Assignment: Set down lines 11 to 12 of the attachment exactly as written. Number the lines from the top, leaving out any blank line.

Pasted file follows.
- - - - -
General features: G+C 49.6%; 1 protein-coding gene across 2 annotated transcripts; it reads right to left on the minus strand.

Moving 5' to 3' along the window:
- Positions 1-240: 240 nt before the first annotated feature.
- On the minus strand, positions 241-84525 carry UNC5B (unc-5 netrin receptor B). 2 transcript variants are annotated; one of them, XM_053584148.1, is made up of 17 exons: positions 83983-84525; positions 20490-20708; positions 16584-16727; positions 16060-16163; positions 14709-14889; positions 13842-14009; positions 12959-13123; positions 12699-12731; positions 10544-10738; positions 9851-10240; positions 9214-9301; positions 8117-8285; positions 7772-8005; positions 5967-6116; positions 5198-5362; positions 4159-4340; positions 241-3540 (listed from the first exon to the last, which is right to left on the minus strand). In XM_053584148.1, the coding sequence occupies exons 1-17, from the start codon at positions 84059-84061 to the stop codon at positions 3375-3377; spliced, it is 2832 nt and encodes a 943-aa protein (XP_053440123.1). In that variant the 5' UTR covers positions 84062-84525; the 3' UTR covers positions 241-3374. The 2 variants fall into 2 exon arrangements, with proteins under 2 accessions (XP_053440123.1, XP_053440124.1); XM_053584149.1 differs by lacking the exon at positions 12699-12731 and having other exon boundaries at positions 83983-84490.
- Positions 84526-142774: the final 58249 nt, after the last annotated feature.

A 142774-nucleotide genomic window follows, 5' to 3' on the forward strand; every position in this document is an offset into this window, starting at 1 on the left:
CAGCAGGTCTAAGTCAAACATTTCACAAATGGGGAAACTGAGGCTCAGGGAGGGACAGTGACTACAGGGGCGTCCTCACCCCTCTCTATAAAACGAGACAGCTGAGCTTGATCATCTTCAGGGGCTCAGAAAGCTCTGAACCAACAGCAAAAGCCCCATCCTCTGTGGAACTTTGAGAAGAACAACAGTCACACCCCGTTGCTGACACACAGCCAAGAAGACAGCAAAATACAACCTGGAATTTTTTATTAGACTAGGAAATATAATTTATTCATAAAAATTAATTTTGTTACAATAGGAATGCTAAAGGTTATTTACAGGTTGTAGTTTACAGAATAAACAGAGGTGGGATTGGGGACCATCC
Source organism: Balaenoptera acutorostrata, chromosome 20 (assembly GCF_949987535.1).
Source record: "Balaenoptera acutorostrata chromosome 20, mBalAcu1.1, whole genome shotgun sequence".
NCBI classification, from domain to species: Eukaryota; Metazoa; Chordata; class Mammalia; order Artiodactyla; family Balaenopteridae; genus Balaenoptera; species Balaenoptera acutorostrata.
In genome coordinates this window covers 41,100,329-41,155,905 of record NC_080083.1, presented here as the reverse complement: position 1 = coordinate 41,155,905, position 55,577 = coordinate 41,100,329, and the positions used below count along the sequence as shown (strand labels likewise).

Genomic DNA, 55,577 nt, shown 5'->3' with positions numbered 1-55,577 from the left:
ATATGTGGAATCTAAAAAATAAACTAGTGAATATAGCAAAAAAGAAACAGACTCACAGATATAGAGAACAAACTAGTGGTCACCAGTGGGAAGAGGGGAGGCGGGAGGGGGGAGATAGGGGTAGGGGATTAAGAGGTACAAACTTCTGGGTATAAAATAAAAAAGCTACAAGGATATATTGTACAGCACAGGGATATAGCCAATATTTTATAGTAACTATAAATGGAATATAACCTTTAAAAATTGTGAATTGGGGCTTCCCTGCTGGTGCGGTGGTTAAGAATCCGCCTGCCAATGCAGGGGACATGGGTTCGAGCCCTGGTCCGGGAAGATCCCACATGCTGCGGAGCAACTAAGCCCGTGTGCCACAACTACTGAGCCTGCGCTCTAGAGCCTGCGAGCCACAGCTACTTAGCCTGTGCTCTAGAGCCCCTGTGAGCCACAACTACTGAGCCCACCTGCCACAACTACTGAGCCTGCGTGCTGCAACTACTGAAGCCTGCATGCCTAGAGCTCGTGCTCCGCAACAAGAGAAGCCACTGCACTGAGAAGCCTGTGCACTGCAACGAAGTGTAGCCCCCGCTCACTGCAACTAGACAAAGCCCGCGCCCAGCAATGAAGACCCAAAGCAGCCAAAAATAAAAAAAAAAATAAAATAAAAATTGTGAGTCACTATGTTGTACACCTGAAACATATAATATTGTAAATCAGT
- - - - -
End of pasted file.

In genome coordinates this window covers 41,100,329-41,155,905 of record NC_080083.1, presented here as the reverse complement: position 1 = coordinate 41,155,905, position 55,577 = coordinate 41,100,329, and the positions used below count along the sequence as shown (strand labels likewise).

Genomic DNA, 55,577 nt, shown 5'->3' with positions numbered 1-55,577 from the left: